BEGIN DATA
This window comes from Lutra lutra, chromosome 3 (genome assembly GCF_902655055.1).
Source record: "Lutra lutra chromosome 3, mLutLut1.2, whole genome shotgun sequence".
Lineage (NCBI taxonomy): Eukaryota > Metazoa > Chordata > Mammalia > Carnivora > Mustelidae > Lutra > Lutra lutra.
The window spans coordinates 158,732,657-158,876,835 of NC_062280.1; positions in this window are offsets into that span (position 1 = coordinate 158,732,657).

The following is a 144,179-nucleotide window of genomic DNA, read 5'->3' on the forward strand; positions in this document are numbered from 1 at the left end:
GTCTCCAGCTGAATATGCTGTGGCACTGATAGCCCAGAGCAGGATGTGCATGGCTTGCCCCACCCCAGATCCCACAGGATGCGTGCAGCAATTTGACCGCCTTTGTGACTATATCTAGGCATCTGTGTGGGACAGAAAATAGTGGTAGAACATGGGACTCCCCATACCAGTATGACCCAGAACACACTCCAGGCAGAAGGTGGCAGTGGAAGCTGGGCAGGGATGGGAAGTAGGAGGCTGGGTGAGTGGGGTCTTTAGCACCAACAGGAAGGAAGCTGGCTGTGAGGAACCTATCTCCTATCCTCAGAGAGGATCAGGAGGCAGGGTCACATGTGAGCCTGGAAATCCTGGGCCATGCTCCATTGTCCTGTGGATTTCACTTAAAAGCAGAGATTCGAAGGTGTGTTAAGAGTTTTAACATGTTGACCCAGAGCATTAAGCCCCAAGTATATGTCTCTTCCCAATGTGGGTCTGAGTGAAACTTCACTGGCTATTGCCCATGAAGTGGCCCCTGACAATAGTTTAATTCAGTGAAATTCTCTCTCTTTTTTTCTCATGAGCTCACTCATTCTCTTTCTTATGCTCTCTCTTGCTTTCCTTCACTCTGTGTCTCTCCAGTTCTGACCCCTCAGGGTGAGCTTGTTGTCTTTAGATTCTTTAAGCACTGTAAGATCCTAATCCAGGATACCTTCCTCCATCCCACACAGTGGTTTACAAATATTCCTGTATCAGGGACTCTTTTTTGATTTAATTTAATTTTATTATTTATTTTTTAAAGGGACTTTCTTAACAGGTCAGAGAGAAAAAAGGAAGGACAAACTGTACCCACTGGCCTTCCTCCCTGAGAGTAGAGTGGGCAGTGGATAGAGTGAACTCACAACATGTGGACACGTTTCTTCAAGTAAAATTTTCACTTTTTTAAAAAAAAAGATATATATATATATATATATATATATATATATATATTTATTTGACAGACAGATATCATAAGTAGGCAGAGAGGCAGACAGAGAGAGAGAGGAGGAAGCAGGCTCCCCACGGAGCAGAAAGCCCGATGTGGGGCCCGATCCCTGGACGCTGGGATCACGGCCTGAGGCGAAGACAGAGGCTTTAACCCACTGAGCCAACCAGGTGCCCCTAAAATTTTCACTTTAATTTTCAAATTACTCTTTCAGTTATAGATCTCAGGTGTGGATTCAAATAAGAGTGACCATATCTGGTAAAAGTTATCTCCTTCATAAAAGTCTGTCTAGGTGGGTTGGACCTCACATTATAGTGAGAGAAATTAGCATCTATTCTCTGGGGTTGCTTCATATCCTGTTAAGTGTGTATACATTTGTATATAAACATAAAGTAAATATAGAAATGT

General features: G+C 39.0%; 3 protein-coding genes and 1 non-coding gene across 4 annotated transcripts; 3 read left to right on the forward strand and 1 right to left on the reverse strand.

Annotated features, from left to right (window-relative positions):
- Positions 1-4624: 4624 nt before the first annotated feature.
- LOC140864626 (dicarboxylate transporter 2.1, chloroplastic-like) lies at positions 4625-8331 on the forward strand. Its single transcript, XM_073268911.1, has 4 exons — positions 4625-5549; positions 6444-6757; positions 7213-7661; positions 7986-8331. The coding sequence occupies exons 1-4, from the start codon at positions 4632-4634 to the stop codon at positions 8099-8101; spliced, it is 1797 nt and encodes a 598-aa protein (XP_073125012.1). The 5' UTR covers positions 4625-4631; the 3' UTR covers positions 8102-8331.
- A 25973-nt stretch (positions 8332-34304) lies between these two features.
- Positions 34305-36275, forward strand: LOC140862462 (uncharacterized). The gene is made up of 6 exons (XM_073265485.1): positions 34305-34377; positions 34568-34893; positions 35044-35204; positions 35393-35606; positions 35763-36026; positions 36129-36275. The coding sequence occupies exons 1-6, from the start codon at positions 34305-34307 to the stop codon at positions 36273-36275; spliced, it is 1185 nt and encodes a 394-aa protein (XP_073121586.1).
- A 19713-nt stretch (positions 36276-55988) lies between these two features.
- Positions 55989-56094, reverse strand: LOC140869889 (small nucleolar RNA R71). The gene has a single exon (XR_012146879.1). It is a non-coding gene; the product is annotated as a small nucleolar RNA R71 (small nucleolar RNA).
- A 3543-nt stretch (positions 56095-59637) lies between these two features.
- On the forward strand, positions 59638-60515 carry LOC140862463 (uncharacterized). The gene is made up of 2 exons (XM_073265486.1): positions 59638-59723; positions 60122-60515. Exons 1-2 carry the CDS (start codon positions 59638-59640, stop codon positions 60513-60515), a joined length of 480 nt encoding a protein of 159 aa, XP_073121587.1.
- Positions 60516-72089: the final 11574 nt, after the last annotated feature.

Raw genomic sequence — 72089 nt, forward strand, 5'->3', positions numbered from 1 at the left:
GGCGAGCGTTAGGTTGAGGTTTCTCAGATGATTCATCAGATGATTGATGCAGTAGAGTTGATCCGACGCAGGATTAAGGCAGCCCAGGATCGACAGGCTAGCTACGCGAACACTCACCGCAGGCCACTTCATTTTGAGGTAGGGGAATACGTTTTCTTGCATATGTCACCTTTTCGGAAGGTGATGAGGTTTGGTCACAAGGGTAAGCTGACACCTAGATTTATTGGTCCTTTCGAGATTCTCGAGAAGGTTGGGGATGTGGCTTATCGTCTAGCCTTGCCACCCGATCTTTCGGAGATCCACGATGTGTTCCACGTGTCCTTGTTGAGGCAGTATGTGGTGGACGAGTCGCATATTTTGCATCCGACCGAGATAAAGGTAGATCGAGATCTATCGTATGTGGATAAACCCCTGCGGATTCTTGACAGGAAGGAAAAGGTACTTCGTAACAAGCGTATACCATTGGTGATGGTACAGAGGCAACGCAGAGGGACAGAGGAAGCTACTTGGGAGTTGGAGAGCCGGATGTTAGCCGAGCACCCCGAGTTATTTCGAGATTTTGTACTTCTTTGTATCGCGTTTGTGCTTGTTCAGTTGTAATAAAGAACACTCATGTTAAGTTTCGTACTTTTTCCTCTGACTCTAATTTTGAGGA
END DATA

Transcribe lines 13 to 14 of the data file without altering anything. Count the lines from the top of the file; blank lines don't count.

- A 19713-nt stretch (positions 36276-55988) lies between these two features.
- Positions 55989-56094, reverse strand: LOC140869889 (small nucleolar RNA R71). The gene has a single exon (XR_012146879.1). It is a non-coding gene; the product is annotated as a small nucleolar RNA R71 (small nucleolar RNA).